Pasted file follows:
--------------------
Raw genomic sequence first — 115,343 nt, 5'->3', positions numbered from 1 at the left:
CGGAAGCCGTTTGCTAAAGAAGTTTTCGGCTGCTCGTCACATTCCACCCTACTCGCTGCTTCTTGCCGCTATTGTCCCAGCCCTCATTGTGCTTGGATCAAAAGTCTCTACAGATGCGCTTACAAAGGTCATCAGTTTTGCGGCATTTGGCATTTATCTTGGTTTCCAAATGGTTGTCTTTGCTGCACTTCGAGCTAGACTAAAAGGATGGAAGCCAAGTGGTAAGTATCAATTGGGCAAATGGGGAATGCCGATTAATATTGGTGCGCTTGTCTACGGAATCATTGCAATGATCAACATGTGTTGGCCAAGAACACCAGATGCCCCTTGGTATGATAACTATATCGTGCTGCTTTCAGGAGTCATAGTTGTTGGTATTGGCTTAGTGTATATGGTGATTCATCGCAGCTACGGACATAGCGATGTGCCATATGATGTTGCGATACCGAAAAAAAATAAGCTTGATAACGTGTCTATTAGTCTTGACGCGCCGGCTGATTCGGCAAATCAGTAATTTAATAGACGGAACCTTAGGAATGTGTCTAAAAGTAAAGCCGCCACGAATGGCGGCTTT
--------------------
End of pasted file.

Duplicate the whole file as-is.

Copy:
Raw genomic sequence first — 115,343 nt, 5'->3', positions numbered from 1 at the left:
CGGAAGCCGTTTGCTAAAGAAGTTTTCGGCTGCTCGTCACATTCCACCCTACTCGCTGCTTCTTGCCGCTATTGTCCCAGCCCTCATTGTGCTTGGATCAAAAGTCTCTACAGATGCGCTTACAAAGGTCATCAGTTTTGCGGCATTTGGCATTTATCTTGGTTTCCAAATGGTTGTCTTTGCTGCACTTCGAGCTAGACTAAAAGGATGGAAGCCAAGTGGTAAGTATCAATTGGGCAAATGGGGAATGCCGATTAATATTGGTGCGCTTGTCTACGGAATCATTGCAATGATCAACATGTGTTGGCCAAGAACACCAGATGCCCCTTGGTATGATAACTATATCGTGCTGCTTTCAGGAGTCATAGTTGTTGGTATTGGCTTAGTGTATATGGTGATTCATCGCAGCTACGGACATAGCGATGTGCCATATGATGTTGCGATACCGAAAAAAAATAAGCTTGATAACGTGTCTATTAGTCTTGACGCGCCGGCTGATTCGGCAAATCAGTAATTTAATAGACGGAACCTTAGGAATGTGTCTAAAAGTAAAGCCGCCACGAATGGCGGCTTT